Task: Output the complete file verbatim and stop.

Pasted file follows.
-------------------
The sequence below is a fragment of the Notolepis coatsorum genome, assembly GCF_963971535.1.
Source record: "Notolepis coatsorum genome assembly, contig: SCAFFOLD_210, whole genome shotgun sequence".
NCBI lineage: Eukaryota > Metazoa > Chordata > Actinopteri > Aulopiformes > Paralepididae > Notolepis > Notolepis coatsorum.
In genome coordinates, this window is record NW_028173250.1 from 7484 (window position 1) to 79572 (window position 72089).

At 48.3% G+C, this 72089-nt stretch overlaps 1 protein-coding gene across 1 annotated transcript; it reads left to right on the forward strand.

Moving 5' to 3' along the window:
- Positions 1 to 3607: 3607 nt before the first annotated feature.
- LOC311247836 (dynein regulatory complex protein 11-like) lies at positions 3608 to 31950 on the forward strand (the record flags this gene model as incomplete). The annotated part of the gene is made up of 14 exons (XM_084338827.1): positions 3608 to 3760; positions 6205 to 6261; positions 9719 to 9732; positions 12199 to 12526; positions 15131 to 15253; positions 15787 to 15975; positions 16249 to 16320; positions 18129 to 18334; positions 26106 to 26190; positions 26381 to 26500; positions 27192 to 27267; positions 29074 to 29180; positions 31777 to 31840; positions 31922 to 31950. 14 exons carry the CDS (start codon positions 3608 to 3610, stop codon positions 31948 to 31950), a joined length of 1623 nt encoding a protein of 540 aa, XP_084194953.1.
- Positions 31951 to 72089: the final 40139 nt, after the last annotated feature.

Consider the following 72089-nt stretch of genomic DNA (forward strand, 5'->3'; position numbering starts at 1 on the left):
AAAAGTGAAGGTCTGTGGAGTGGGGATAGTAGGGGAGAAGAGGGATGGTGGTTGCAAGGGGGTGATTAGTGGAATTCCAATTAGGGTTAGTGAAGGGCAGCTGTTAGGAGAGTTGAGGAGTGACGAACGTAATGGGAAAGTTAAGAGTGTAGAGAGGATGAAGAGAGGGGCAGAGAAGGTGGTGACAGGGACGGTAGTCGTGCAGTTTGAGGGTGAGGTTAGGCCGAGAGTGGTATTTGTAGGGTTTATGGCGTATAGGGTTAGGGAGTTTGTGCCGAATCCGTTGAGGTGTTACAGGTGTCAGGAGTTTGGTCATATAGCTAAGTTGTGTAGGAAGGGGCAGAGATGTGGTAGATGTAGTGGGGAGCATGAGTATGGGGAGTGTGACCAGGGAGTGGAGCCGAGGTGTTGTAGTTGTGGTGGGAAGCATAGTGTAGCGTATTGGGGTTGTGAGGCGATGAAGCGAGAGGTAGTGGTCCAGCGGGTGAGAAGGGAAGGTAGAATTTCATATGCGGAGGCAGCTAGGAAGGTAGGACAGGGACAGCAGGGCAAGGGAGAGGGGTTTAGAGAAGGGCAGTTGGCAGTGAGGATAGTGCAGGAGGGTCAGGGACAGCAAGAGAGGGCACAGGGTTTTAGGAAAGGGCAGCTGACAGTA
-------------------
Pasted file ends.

The sequence below is a fragment of the Notolepis coatsorum genome, assembly GCF_963971535.1.
Source record: "Notolepis coatsorum genome assembly, contig: SCAFFOLD_210, whole genome shotgun sequence".
NCBI lineage: Eukaryota > Metazoa > Chordata > Actinopteri > Aulopiformes > Paralepididae > Notolepis > Notolepis coatsorum.
In genome coordinates, this window is record NW_028173250.1 from 7484 (window position 1) to 79572 (window position 72089).

At 48.3% G+C, this 72089-nt stretch overlaps 1 protein-coding gene across 1 annotated transcript; it reads left to right on the forward strand.

Moving 5' to 3' along the window:
- Positions 1 to 3607: 3607 nt before the first annotated feature.
- LOC311247836 (dynein regulatory complex protein 11-like) lies at positions 3608 to 31950 on the forward strand (the record flags this gene model as incomplete). The annotated part of the gene is made up of 14 exons (XM_084338827.1): positions 3608 to 3760; positions 6205 to 6261; positions 9719 to 9732; positions 12199 to 12526; positions 15131 to 15253; positions 15787 to 15975; positions 16249 to 16320; positions 18129 to 18334; positions 26106 to 26190; positions 26381 to 26500; positions 27192 to 27267; positions 29074 to 29180; positions 31777 to 31840; positions 31922 to 31950. 14 exons carry the CDS (start codon positions 3608 to 3610, stop codon positions 31948 to 31950), a joined length of 1623 nt encoding a protein of 540 aa, XP_084194953.1.
- Positions 31951 to 72089: the final 40139 nt, after the last annotated feature.

Consider the following 72089-nt stretch of genomic DNA (forward strand, 5'->3'; position numbering starts at 1 on the left):
AAAAGTGAAGGTCTGTGGAGTGGGGATAGTAGGGGAGAAGAGGGATGGTGGTTGCAAGGGGGTGATTAGTGGAATTCCAATTAGGGTTAGTGAAGGGCAGCTGTTAGGAGAGTTGAGGAGTGACGAACGTAATGGGAAAGTTAAGAGTGTAGAGAGGATGAAGAGAGGGGCAGAGAAGGTGGTGACAGGGACGGTAGTCGTGCAGTTTGAGGGTGAGGTTAGGCCGAGAGTGGTATTTGTAGGGTTTATGGCGTATAGGGTTAGGGAGTTTGTGCCGAATCCGTTGAGGTGTTACAGGTGTCAGGAGTTTGGTCATATAGCTAAGTTGTGTAGGAAGGGGCAGAGATGTGGTAGATGTAGTGGGGAGCATGAGTATGGGGAGTGTGACCAGGGAGTGGAGCCGAGGTGTTGTAGTTGTGGTGGGAAGCATAGTGTAGCGTATTGGGGTTGTGAGGCGATGAAGCGAGAGGTAGTGGTCCAGCGGGTGAGAAGGGAAGGTAGAATTTCATATGCGGAGGCAGCTAGGAAGGTAGGACAGGGACAGCAGGGCAAGGGAGAGGGGTTTAGAGAAGGGCAGTTGGCAGTGAGGATAGTGCAGGAGGGTCAGGGACAGCAAGAGAGGGCACAGGGTTTTAGGAAAGGGCAGCTGACAGTA